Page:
database, if applicable) for groups with passwords, improper
# of fields, duplicate users in  groups,  blank  lines,  and
non-unique group-id's.

Method -- Read through group file, flag any differences with
normal  group  file  as documented in "man 5 group".  Again,
the syntax of this file is fairly simple.  The program  that
performs this task is group.chk

     7)  Check passwords of users on system.

Method -- using  the  stock  "crypt"  command,  compare  the
encrypted password found in the /etc/passwd file against the
following (encrypted) guesses:

The login id (uid), information in the gecos field, and  all
single letter passwords.

The program that performs this  task  is  pass.chk  and  was
written  by  Craig  Leres  and  was modified by Seth Alford,
Roger Southwick, Steve Dum, and Rick Lindsley.

     8)  Check the root path,  umask,  and  if  root  is  in

Method -- look inside the /.profile  and  /.cshrc  files  to
ensure  that  all  of  the  directories listed are not world
writable, that "." isn't anywhere in the path, and that  the
umask  is  not set to create world writable files.  The pro-
gram that performs this task is root.chk

     9)  Examine the commands in  /etc/rc*  to  ensure  that
none of the files or paths used are world-writable.

Method -- grep through the files  and  examine  any  strings
that  start  with  "/"  for  writability.   The program that

                     February 19, 1991

                           - 9 -

performs this task is rc.chk

     10)  Examine the commands in /usr/lib/crontab to ensure
that none of the files or paths used are world-writable.

Method -- grep through the  crontab  file  and  examine  any
strings  after field five (first five are not files, but how
crontab is to be run) that start with "/"  for  writability.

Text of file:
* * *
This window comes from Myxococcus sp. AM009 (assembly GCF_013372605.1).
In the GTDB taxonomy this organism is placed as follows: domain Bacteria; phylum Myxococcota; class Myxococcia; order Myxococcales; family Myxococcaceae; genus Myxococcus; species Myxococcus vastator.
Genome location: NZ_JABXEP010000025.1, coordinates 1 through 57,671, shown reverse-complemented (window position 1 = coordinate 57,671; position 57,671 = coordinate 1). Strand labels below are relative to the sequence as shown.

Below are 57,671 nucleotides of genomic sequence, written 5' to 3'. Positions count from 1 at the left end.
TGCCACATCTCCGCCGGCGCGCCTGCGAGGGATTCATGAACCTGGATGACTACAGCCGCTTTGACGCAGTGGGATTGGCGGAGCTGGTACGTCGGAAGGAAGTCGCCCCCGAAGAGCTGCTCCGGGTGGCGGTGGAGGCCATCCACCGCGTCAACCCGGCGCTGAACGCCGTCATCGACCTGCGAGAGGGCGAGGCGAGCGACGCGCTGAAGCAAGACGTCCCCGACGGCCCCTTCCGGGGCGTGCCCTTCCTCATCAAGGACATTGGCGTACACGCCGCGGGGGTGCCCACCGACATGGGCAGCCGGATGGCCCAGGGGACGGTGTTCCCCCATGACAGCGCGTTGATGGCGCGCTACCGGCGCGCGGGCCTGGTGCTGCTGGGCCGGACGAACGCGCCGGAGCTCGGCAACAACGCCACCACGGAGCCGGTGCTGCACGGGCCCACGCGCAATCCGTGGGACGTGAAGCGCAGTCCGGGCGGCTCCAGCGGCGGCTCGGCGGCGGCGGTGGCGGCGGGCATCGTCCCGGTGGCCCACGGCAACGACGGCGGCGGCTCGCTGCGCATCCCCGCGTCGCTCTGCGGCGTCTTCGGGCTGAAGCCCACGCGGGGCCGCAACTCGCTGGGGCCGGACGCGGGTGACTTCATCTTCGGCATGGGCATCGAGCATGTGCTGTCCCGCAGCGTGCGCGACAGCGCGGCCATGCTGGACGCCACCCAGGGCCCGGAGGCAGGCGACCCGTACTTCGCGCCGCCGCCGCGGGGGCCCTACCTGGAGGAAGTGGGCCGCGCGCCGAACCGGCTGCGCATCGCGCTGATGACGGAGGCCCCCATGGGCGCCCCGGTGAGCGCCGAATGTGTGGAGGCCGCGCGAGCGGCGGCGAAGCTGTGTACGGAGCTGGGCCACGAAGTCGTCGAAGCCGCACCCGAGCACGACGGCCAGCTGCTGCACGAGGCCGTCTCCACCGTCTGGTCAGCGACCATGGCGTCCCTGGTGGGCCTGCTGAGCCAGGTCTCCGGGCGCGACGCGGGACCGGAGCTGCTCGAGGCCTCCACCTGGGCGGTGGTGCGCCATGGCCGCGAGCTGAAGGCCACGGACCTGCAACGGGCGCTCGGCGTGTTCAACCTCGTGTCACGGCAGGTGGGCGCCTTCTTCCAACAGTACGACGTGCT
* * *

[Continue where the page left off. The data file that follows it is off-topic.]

The  program  that performs this task is cron.chk 11)  Check
all of the user home directories  to  ensure  they  are  not
world writable.

Method -- get all of the home directories using  the  system
call  getpwent()  and  then  for every home directory found,
check the write permissions of of the home directory against
a bit mask.  The program that performs this task is home.chk
and it was written by John Owens.

     12) Check important user files in  user's  home  direc-
tories  to  ensure  they  are not world writable.  The files
checked (all in the individual users'  home  directory,  all
with the prefix "."):

rhost profile login cshrc kshrc tcshr crhost

netrc forward dbxinit distfile exrc emacsrc

Method -- using the same system call as #10, determine  user
home  directory.   Then  simply check all of the above files
against a bit mask.  The program that performs this task  is

     13) Given a goal to compromise, such as user root,  and
a list of user and group id's that can be used in an attempt
to achieve the goal, this security tool will search  through
the  system until it verifies that the goal is compromisible
or not.  The program that performs this tricky task is  part
of the U-Kuang (rhymes with "twang") system.  Robert Baldwin
was kind enough to allow me to include this security checker
(a fine security machine in it's own right) within this dis-
tribution.  For more information on this  fascinating  secu-
rity  checker,  see  and [Baldwin 87].  I have
rewritten it in Bourne shell (it was in C-Shell) for further

     None of programs listed above certain cover all of  the
possible  areas  that can harm a system, but if run together
they can aid an overworked administrator to locate  some  of
the  potential  trouble spots.  The COPS system is not meant
to be a panacea against  all  UNIX  security  woes,  but  an
administrator who examines the security toolbox programs and
this research paper might reduce the danger  of  their  UNIX
system being compromised -- and that's all any security tool